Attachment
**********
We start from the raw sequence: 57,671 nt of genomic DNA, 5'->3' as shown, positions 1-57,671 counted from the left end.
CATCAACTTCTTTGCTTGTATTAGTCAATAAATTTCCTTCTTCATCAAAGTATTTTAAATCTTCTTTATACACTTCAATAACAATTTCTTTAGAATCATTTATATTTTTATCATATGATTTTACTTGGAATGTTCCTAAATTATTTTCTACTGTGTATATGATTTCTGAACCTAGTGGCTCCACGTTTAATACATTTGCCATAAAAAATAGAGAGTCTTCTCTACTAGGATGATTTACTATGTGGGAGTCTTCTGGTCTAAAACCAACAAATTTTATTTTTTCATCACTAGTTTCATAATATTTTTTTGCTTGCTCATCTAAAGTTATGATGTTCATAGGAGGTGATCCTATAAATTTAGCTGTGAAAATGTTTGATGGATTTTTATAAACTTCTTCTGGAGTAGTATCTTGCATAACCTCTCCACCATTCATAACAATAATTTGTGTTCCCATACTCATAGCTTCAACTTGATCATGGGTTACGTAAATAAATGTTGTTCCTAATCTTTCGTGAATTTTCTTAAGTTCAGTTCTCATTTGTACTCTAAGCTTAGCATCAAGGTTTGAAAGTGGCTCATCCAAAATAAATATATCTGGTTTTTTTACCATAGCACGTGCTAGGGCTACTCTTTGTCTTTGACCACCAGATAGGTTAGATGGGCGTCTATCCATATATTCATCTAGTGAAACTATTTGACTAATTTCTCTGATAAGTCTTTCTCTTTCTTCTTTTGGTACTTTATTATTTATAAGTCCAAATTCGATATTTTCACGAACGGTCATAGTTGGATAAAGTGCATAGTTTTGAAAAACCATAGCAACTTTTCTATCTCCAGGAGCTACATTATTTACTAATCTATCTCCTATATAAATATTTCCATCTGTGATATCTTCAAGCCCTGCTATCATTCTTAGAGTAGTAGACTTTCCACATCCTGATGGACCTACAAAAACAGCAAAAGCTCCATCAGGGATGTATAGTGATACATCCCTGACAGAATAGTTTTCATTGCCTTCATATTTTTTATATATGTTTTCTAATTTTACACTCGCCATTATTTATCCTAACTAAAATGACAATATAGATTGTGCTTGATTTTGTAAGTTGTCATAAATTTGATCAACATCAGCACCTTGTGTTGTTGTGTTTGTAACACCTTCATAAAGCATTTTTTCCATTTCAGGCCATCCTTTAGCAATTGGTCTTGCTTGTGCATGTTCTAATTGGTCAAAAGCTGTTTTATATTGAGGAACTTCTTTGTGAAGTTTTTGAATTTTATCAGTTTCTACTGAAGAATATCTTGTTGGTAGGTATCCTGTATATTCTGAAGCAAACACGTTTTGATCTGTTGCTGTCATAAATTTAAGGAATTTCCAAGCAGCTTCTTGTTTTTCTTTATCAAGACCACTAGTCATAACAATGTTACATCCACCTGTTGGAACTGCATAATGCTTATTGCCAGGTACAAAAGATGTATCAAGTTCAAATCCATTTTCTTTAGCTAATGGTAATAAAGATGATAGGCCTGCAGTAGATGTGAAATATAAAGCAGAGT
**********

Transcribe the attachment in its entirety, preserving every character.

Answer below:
We start from the raw sequence: 57,671 nt of genomic DNA, 5'->3' as shown, positions 1-57,671 counted from the left end.
CATCAACTTCTTTGCTTGTATTAGTCAATAAATTTCCTTCTTCATCAAAGTATTTTAAATCTTCTTTATACACTTCAATAACAATTTCTTTAGAATCATTTATATTTTTATCATATGATTTTACTTGGAATGTTCCTAAATTATTTTCTACTGTGTATATGATTTCTGAACCTAGTGGCTCCACGTTTAATACATTTGCCATAAAAAATAGAGAGTCTTCTCTACTAGGATGATTTACTATGTGGGAGTCTTCTGGTCTAAAACCAACAAATTTTATTTTTTCATCACTAGTTTCATAATATTTTTTTGCTTGCTCATCTAAAGTTATGATGTTCATAGGAGGTGATCCTATAAATTTAGCTGTGAAAATGTTTGATGGATTTTTATAAACTTCTTCTGGAGTAGTATCTTGCATAACCTCTCCACCATTCATAACAATAATTTGTGTTCCCATACTCATAGCTTCAACTTGATCATGGGTTACGTAAATAAATGTTGTTCCTAATCTTTCGTGAATTTTCTTAAGTTCAGTTCTCATTTGTACTCTAAGCTTAGCATCAAGGTTTGAAAGTGGCTCATCCAAAATAAATATATCTGGTTTTTTTACCATAGCACGTGCTAGGGCTACTCTTTGTCTTTGACCACCAGATAGGTTAGATGGGCGTCTATCCATATATTCATCTAGTGAAACTATTTGACTAATTTCTCTGATAAGTCTTTCTCTTTCTTCTTTTGGTACTTTATTATTTATAAGTCCAAATTCGATATTTTCACGAACGGTCATAGTTGGATAAAGTGCATAGTTTTGAAAAACCATAGCAACTTTTCTATCTCCAGGAGCTACATTATTTACTAATCTATCTCCTATATAAATATTTCCATCTGTGATATCTTCAAGCCCTGCTATCATTCTTAGAGTAGTAGACTTTCCACATCCTGATGGACCTACAAAAACAGCAAAAGCTCCATCAGGGATGTATAGTGATACATCCCTGACAGAATAGTTTTCATTGCCTTCATATTTTTTATATATGTTTTCTAATTTTACACTCGCCATTATTTATCCTAACTAAAATGACAATATAGATTGTGCTTGATTTTGTAAGTTGTCATAAATTTGATCAACATCAGCACCTTGTGTTGTTGTGTTTGTAACACCTTCATAAAGCATTTTTTCCATTTCAGGCCATCCTTTAGCAATTGGTCTTGCTTGTGCATGTTCTAATTGGTCAAAAGCTGTTTTATATTGAGGAACTTCTTTGTGAAGTTTTTGAATTTTATCAGTTTCTACTGAAGAATATCTTGTTGGTAGGTATCCTGTATATTCTGAAGCAAACACGTTTTGATCTGTTGCTGTCATAAATTTAAGGAATTTCCAAGCAGCTTCTTGTTTTTCTTTATCAAGACCACTAGTCATAACAATGTTACATCCACCTGTTGGAACTGCATAATGCTTATTGCCAGGTACAAAAGATGTATCAAGTTCAAATCCATTTTCTTTAGCTAATGGTAATAAAGATGATAGGCCTGCAGTAGATGTGAAATATAAAGCAGAGT